The Hmongs, Indigo Earth - Yunnan China


Hidden in the valleys of the north of Tonkin, Laos and Cambodia, Hmongs, be it so called «whites», «greens», «colourfull» or «flowered» are in Viêt-Nam the seventh ethnic group. Numerous in the region of Sa Pa, they use indigo to colour their lives in a very peculiar way.

Since the exploration at the end of the before last century, the high valleys of the district of Sa Pa, in the High-Tonkin, by militaries and French missionaries, life in the Hmongs communitees does not seem to have changed that much. Same fairy tale like landscape, same indigo black washed out clothes, same sculpted sliver jewels, same instruments and ancient techniques, time seems to have stood still for this ethny, who came from the south of China during the XVIIth century, but the origin of which would go back to the second millennium before Christ.

If we are to believe the mythical tales, transmitted orally by the Hmong tribes from generation to generation, their native country would be even more septentrional, «a country covered with snow and ice where night last six months straight». Not everyone agrees on where this mythical country is located. Some actually believe it to be Tibet, which would be confirmed by the importance of the shamanic rituals they practise.

During the XIXth century, encouraged by the Chinese government who was looking at providing a raising demand, Hmongs took care for a time of the growing of Opium. Being today completely forbidden by Vietnamese authorities, the pavot has little by little left room to the traditional crops of the Hmongs, rice, corn and hamp. This last one being when mixed with cotton the main part of the fiber used for weaving by the women, and dyed according to secular methods using the natural indigo tree that grows wild in the pastures. Located in a valley below Sa Pa, two hours of walk away, the village of Lao Chai, has made it a speciality, providing the dye to other ethnies which are present in the region, like for instance the Daos tribe.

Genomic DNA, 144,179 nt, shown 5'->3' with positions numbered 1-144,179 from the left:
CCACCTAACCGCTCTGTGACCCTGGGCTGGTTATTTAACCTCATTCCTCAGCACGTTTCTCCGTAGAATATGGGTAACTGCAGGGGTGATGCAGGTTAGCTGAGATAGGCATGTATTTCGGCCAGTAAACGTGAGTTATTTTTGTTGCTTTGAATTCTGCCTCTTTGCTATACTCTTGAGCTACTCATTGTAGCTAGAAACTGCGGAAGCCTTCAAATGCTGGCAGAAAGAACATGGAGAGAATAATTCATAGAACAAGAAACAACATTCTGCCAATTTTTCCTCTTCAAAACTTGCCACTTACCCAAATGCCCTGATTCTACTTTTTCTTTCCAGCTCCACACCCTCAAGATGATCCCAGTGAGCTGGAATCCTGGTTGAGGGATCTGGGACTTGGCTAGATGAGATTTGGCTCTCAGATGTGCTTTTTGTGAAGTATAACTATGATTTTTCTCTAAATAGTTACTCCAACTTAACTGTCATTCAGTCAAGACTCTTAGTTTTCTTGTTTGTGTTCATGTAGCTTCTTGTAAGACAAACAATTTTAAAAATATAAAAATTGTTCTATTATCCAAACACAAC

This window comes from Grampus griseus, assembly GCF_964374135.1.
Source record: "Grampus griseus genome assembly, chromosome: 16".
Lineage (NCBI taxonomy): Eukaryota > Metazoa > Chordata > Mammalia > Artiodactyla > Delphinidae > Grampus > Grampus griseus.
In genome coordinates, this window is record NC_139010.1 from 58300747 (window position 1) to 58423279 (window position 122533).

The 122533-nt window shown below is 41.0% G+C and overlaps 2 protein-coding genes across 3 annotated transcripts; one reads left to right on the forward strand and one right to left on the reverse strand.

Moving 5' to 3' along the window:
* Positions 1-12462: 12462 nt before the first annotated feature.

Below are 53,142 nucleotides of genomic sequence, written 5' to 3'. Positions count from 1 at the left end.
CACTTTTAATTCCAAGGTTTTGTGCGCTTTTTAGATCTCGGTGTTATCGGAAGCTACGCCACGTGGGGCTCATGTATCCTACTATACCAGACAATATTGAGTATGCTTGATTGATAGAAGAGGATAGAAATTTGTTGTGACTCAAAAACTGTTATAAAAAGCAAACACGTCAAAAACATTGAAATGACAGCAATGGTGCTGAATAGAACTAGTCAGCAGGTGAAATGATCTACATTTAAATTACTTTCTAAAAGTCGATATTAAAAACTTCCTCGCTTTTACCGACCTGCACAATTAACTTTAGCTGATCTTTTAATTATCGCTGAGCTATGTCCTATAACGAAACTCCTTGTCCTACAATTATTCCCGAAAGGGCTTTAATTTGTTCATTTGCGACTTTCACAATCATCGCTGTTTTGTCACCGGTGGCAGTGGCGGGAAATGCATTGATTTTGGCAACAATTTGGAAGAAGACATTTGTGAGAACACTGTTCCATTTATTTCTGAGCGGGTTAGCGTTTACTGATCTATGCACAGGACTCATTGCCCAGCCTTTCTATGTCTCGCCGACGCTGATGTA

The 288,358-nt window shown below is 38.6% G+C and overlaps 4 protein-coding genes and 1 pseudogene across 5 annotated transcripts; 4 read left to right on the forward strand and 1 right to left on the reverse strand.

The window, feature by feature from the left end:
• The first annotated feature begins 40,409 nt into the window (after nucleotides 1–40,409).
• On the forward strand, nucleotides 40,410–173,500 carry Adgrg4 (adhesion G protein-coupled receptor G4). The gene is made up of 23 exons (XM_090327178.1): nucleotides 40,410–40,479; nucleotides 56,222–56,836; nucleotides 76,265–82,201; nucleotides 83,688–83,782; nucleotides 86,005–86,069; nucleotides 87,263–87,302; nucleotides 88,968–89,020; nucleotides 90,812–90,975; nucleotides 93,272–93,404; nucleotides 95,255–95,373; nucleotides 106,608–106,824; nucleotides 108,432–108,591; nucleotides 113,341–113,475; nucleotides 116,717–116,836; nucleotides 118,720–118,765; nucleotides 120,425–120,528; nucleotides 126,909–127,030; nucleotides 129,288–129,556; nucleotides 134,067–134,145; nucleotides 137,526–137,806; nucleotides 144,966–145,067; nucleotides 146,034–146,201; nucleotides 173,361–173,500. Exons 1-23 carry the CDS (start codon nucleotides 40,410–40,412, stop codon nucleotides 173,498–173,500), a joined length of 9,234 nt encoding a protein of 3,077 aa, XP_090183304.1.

When the spirits come and go.

A few hundred meters after exiting the village of Sa Pa, the road made of bad tar becomes at last a drivable track, a chance for the inhaabitants of this valley who had only two years back a simple cow track. Many mountain dwellers spread along the path, overtaken once in a while by a bike loaded with two or three passengers— one of the rare concession to modernity. The noise of the city slowly receeding when the silence of the mountains weighs on the terraces of rivce fields. A few farmers are finishing to pick the last rice pads while buffaloes are peacefully grazing. An hour and a half of walking on the main track that turns into a sliding path along the side of the mountain and here you are in the village.
Unlike the other ethnies, that are very close to one another to prevent an eventual attack, Hmongs' hamlets are spreading wide. The houses, quite distant from one another have all various orientation, giving a strange feeling of disorder. In fact the plan of the situation is actually traditionally linked to the belief in spirits and the cult of the dead. Generally on the side of the hill, the place they choose to build their homes must in fact be erected in a way that it will not face directly a nother house or be behind one either. So as for the spirits to be able to move around at their whim and be able to come and go as they please, and also for the family not to have to pass in front of the house of one of the neighbours when they go to the burrial sight.

The leaves are blue